If you don’t feel challenged enough to run 26 miles at sea level, try running on a glacier and a rocky alpine terrain with menacing yaks in your path at 17,000 feet. Not that I particularly wanted to be challenged, loved running or ever attempted to run a marathon or even a half. But I was at the right place at the right time, so why not?
Two weeks into my Everest ER post and after finally getting over my extreme fatigue and breathlessness at even minimal exertion, I decided I needed more exercise. After all, I was eating three-course meals three times a day (what a life!) and led a mostly sedentary life taking care of patients at the clinic. When I learned that the Tenzing Hillary Mount Everest Marathon was to take place in the end of May, a few days after clinic’s closure, I thought this was my chance to shine! Well actually, an opportunity to get marathon off my bucket list and not gain the EBC 15.
Training was an obstacle I was almost willing to ummm…skip. Each time I attempted to run, I lasted for two minutes and then needed to take a breather. No pun intended. I had no schedule and no plan. Luckily, I made friends with our camp neighbors, who were experienced marathoners running for Indian Army. Although I was way slower than they were, they welcomed me to their training sessions and encouraged me along the way. We would jog the straight aways, speed down the hills and hike as fast as we could up the numerous hills. I learned to relax my joints to be able to jump from rock to rock and also dodge the yaks, donkeys and astonished trekkers that were in my way.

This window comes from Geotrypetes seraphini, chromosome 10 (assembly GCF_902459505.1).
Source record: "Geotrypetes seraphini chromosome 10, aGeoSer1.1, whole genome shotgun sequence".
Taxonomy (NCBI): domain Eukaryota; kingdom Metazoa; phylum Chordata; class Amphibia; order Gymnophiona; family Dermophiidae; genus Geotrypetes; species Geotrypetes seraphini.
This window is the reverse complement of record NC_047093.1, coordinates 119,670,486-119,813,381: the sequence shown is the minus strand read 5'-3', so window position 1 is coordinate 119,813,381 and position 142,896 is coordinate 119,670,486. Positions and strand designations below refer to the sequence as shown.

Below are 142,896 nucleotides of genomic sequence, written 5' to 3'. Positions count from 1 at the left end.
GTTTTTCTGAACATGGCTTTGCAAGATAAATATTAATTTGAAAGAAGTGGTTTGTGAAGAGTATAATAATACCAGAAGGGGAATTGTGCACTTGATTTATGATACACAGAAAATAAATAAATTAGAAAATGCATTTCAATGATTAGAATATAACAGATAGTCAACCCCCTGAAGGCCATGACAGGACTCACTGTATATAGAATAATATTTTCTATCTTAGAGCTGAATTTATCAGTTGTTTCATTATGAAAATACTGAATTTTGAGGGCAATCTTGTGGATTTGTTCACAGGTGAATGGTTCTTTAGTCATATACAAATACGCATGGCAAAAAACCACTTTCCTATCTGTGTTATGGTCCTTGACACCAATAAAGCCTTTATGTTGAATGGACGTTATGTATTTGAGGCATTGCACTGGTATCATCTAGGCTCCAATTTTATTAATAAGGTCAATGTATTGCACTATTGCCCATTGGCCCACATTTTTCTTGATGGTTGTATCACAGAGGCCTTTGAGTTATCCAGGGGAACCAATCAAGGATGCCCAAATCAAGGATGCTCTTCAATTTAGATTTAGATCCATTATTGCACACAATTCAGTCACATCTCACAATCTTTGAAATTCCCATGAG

Fast-forward 1.5 months, it was May 29th, marathon day. Everest climbing season was over. Everest Base Camp was still littered with tents, but this time they sheltered about 200 masochistic runners. Most were unassuming Mikarus (“Westerners” in Sherpa) who had no idea what they’d gotten themselves into. The rest were speedy Nepalis racing for the top three places and substantial prizes they came with. People were cheerfully taking photos and high-fiving each other at the start line. It was indeed a special moment with the Khumbu icefall on our left, glacier rivers at our feet and the energy of adventure in the air.
Seven hours later, still on my feet and unscathed, I made it to the finish line at the beautiful Namche Bazaar! Not bad for a Mikaru, but I was actually cheating as I was an acclimatized Mikaru. (Shhhhh…) There were festivities, photos and stylish Dynasty helicopters trek suits. I guess it was worth it, as marathon is now off my bucket list! I wonder what’s next?
Important note: If you are actually planning to run this marathon, do NOT follow my training plan. Do stay clear of yaks though!
— Tatiana Havryliuk, MD
*A version of this post originally appeared on the Mt. Sinai – St. Luke’s West Wilderness Medicine blog.